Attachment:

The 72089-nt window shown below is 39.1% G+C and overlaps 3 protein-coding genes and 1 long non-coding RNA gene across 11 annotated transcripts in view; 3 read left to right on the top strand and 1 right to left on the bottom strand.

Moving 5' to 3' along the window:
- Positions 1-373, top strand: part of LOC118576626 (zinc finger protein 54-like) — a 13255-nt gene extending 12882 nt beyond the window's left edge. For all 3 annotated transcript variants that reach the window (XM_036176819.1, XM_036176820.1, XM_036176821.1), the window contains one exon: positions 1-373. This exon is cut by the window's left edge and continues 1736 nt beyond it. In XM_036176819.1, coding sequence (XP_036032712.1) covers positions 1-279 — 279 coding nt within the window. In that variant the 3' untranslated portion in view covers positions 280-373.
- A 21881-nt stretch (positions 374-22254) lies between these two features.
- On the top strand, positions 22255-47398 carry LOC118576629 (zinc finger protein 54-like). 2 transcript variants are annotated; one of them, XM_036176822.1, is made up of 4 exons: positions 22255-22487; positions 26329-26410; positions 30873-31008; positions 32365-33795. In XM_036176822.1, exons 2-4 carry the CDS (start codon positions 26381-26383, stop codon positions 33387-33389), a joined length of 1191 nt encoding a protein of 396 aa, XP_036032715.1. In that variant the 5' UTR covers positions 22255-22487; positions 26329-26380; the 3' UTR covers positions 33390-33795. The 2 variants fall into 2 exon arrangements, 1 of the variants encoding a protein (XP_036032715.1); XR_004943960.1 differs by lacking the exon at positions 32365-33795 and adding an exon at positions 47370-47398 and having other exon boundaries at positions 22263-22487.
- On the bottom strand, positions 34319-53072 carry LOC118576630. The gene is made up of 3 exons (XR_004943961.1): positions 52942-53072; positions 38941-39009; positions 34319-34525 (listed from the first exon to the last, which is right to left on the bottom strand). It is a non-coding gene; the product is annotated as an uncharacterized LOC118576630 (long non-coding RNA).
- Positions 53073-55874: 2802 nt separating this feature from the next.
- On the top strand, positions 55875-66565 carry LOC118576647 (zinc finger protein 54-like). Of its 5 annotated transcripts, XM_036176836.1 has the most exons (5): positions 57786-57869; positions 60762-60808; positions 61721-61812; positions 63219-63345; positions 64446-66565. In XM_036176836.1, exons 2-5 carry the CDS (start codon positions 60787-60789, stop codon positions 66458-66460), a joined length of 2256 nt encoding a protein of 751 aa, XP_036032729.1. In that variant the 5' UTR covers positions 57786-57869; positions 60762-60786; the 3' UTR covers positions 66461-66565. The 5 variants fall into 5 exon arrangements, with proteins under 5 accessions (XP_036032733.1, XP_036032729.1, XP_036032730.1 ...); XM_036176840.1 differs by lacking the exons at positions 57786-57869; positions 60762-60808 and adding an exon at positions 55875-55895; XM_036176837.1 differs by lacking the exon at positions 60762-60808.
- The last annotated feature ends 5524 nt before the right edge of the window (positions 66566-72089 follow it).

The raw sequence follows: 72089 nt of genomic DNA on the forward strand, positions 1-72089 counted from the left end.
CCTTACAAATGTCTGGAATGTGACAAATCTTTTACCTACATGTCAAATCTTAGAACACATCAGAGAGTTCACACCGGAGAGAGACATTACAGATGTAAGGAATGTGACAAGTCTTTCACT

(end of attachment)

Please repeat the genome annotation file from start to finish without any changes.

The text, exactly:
The 72089-nt window shown below is 39.1% G+C and overlaps 3 protein-coding genes and 1 long non-coding RNA gene across 11 annotated transcripts in view; 3 read left to right on the top strand and 1 right to left on the bottom strand.

Moving 5' to 3' along the window:
- Positions 1-373, top strand: part of LOC118576626 (zinc finger protein 54-like) — a 13255-nt gene extending 12882 nt beyond the window's left edge. For all 3 annotated transcript variants that reach the window (XM_036176819.1, XM_036176820.1, XM_036176821.1), the window contains one exon: positions 1-373. This exon is cut by the window's left edge and continues 1736 nt beyond it. In XM_036176819.1, coding sequence (XP_036032712.1) covers positions 1-279 — 279 coding nt within the window. In that variant the 3' untranslated portion in view covers positions 280-373.
- A 21881-nt stretch (positions 374-22254) lies between these two features.
- On the top strand, positions 22255-47398 carry LOC118576629 (zinc finger protein 54-like). 2 transcript variants are annotated; one of them, XM_036176822.1, is made up of 4 exons: positions 22255-22487; positions 26329-26410; positions 30873-31008; positions 32365-33795. In XM_036176822.1, exons 2-4 carry the CDS (start codon positions 26381-26383, stop codon positions 33387-33389), a joined length of 1191 nt encoding a protein of 396 aa, XP_036032715.1. In that variant the 5' UTR covers positions 22255-22487; positions 26329-26380; the 3' UTR covers positions 33390-33795. The 2 variants fall into 2 exon arrangements, 1 of the variants encoding a protein (XP_036032715.1); XR_004943960.1 differs by lacking the exon at positions 32365-33795 and adding an exon at positions 47370-47398 and having other exon boundaries at positions 22263-22487.
- On the bottom strand, positions 34319-53072 carry LOC118576630. The gene is made up of 3 exons (XR_004943961.1): positions 52942-53072; positions 38941-39009; positions 34319-34525 (listed from the first exon to the last, which is right to left on the bottom strand). It is a non-coding gene; the product is annotated as an uncharacterized LOC118576630 (long non-coding RNA).
- Positions 53073-55874: 2802 nt separating this feature from the next.
- On the top strand, positions 55875-66565 carry LOC118576647 (zinc finger protein 54-like). Of its 5 annotated transcripts, XM_036176836.1 has the most exons (5): positions 57786-57869; positions 60762-60808; positions 61721-61812; positions 63219-63345; positions 64446-66565. In XM_036176836.1, exons 2-5 carry the CDS (start codon positions 60787-60789, stop codon positions 66458-66460), a joined length of 2256 nt encoding a protein of 751 aa, XP_036032729.1. In that variant the 5' UTR covers positions 57786-57869; positions 60762-60786; the 3' UTR covers positions 66461-66565. The 5 variants fall into 5 exon arrangements, with proteins under 5 accessions (XP_036032733.1, XP_036032729.1, XP_036032730.1 ...); XM_036176840.1 differs by lacking the exons at positions 57786-57869; positions 60762-60808 and adding an exon at positions 55875-55895; XM_036176837.1 differs by lacking the exon at positions 60762-60808.
- The last annotated feature ends 5524 nt before the right edge of the window (positions 66566-72089 follow it).

The raw sequence follows: 72089 nt of genomic DNA on the forward strand, positions 1-72089 counted from the left end.
CCTTACAAATGTCTGGAATGTGACAAATCTTTTACCTACATGTCAAATCTTAGAACACATCAGAGAGTTCACACCGGAGAGAGACATTACAGATGTAAGGAATGTGACAAGTCTTTCACT